Building in the Big Easy: exploring the untraditional

At 5 a.m. on Oct. 19, excited GW students waited in Kogan Plaza to be some of the first selected to go to New Orleans in March 2008.

This spring 84 students, two faculty advisers and seven trip leaders will leave Foggy Bottom to help volunteer in Musician’s Village in New Orleans – one of the many alternative spring breaks being offered by GW this year.

Musician’s Village, an eight-acre 72-home community, is a bustling center for volunteers that provides cheap housing for musicians displaced by Hurricane Katrina. The student participants, who come from all over the United States, are dedicating their spring break to a larger cause than just a beach in Cancun.

“Before this, GW had never sent more than 10 students on spring break programs,” said senior Patrick Leonard, who is leading the New Orleans trip. “It was a huge undertaking.”

The New Orleans Trip is being offered by the Alternative Spring Break program, one of three major groups on campus offering such trips. International Alternative Spring Break, or IASB, is sending 19 students to Oaxaca, Mexico, and TRAiLS is sending 18 students to Utah and the Dominican Republic in March.

“When students come back to GW, they take something from the trip. It can be a catalyst for getting involved in other aspects of campus,” said ASB leader Collin Stevenson, a junior.

Unlike ASB and TRAiLS, IASB is not run directly by the University. The program has hosted four spring breaks at GW, and participants must raise about $35,000 before March. Students begin fundraising in October as they are selected from an applicant pool. IASB’s four leaders began work for the trip in early July, long before applicants are even considered.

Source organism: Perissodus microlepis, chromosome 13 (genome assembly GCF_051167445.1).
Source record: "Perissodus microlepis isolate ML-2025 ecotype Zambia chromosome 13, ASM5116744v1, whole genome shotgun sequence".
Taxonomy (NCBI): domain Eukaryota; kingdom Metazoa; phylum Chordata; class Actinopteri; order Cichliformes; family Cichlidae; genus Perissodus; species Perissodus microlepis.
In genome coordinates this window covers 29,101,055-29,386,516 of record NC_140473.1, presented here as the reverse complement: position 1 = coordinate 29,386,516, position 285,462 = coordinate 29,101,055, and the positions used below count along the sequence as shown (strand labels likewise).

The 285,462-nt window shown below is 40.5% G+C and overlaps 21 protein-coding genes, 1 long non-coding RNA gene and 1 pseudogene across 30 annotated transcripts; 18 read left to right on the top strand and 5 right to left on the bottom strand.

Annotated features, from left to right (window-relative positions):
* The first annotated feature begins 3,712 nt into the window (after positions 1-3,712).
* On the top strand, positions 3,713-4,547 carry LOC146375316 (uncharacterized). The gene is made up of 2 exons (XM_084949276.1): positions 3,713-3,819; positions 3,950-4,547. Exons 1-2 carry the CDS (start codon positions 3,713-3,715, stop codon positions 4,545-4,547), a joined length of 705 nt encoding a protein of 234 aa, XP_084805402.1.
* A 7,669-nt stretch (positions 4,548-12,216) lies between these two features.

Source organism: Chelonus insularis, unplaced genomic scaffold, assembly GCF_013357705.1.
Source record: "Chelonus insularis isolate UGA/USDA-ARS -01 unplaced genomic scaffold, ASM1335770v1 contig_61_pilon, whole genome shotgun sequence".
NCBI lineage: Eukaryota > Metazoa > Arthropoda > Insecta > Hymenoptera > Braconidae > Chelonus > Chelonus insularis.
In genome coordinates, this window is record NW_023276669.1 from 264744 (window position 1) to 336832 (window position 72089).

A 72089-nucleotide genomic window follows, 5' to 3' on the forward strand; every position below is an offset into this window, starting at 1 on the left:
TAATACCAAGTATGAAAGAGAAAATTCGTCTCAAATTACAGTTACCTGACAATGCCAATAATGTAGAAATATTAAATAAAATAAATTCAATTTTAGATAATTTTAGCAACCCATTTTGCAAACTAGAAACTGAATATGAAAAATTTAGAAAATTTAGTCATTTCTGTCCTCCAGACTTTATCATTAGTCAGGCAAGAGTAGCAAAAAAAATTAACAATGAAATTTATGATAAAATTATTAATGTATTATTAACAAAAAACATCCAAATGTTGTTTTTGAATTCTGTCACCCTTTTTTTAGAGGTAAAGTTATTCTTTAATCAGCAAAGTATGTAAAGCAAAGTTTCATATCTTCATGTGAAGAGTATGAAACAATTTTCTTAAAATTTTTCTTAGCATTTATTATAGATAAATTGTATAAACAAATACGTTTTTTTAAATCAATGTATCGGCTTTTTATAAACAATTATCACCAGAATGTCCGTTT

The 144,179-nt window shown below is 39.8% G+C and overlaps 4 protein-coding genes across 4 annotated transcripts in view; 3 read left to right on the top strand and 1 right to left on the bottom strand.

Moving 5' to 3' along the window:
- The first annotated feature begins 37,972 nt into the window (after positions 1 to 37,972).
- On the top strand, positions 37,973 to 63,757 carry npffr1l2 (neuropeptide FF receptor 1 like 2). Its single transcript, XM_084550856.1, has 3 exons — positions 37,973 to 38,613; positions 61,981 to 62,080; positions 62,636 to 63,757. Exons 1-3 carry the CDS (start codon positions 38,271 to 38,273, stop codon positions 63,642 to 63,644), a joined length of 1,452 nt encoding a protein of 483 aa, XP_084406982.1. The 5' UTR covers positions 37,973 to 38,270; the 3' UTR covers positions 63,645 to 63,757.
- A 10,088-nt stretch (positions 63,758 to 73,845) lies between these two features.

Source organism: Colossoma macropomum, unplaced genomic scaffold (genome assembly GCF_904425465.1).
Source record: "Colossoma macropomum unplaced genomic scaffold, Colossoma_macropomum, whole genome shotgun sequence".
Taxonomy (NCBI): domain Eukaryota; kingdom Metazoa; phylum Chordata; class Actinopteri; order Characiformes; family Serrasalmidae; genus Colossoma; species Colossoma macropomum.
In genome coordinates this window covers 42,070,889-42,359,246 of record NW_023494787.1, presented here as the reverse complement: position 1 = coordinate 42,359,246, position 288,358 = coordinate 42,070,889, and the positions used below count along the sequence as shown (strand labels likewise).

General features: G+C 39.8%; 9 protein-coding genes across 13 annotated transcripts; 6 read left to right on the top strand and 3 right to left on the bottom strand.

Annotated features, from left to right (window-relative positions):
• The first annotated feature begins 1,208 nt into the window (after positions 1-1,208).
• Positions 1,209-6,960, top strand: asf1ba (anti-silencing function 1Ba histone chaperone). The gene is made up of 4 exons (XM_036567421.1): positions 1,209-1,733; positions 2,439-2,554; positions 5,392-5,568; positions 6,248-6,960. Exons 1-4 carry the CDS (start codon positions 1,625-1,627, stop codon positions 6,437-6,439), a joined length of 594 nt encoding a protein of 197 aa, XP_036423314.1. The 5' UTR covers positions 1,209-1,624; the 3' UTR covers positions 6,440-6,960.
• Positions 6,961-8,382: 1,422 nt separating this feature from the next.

“Fundraising is a big part of the experience and it really helps to bring the group together,” said 2008 trip leader and GW senior Kim Stimer. “Leaders devote around 20 hours a week and participants at least 10 hours per week, so it’s a lot of work.”

GW’s alternative spring break trips are not just about a week of work. They are much more time consuming and include fundraising, organizing and post-trip activities. IASB and ASB will have collectively raised $80,000 for their respective programs by March this year.

“A typical day probably includes eating breakfast at the home-stay or group hostel, traveling to the worksite at around eight, tutoring or building until three or four, dinner and reflection as a group at night, and various cultural excursions depending on the day,” Stimer said.

IASB trips in the past have included Belize, Costa Rica, Mexico and Guatemala. Stimer traveled to Belize City last year, and said it was especially interesting because she visited Cancun with her boyfriend that same week. Almost 700 miles east of Oaxaca, Cancun is a hotspot for college spring breaks, drawing in roughly 100,000 college students every year.

“He (my boyfriend) had a great time in Cancun, but the term ‘meaningful’ didn’t come up at any point in our conversation. I just don’t think the trips are comparable,” Stimer said.

TRAiLS challenges students in an extreme outdoors environment. It is more widely known on campus as the organization behind the popular pre-orientation program Project Exploration or P.E. This March, TRAiLS is offering trips to the Dominican Republic or Utah for a week of canoeing, snorkeling, rock climbing, mountain biking, rappelling, canyoneering and exploring.

“Our mission is to bring the outdoors to GW since we’re a very urban campus,” said 2008 Dominican Republic trip leader Ally Pregulman. “We want our participants to look back on their spring break trip say ‘I really did this. Wow.'”

TRAiLs is currently sending nine students Utah and nine students to the Dominican Republic with four student leaders, two for each program.

“It’s great because instead of coming back from a trip where you might not even remember your spring break, you can say that you jumped off of a waterfall,” Pregulman said. “That’s something you’ll never forget.”

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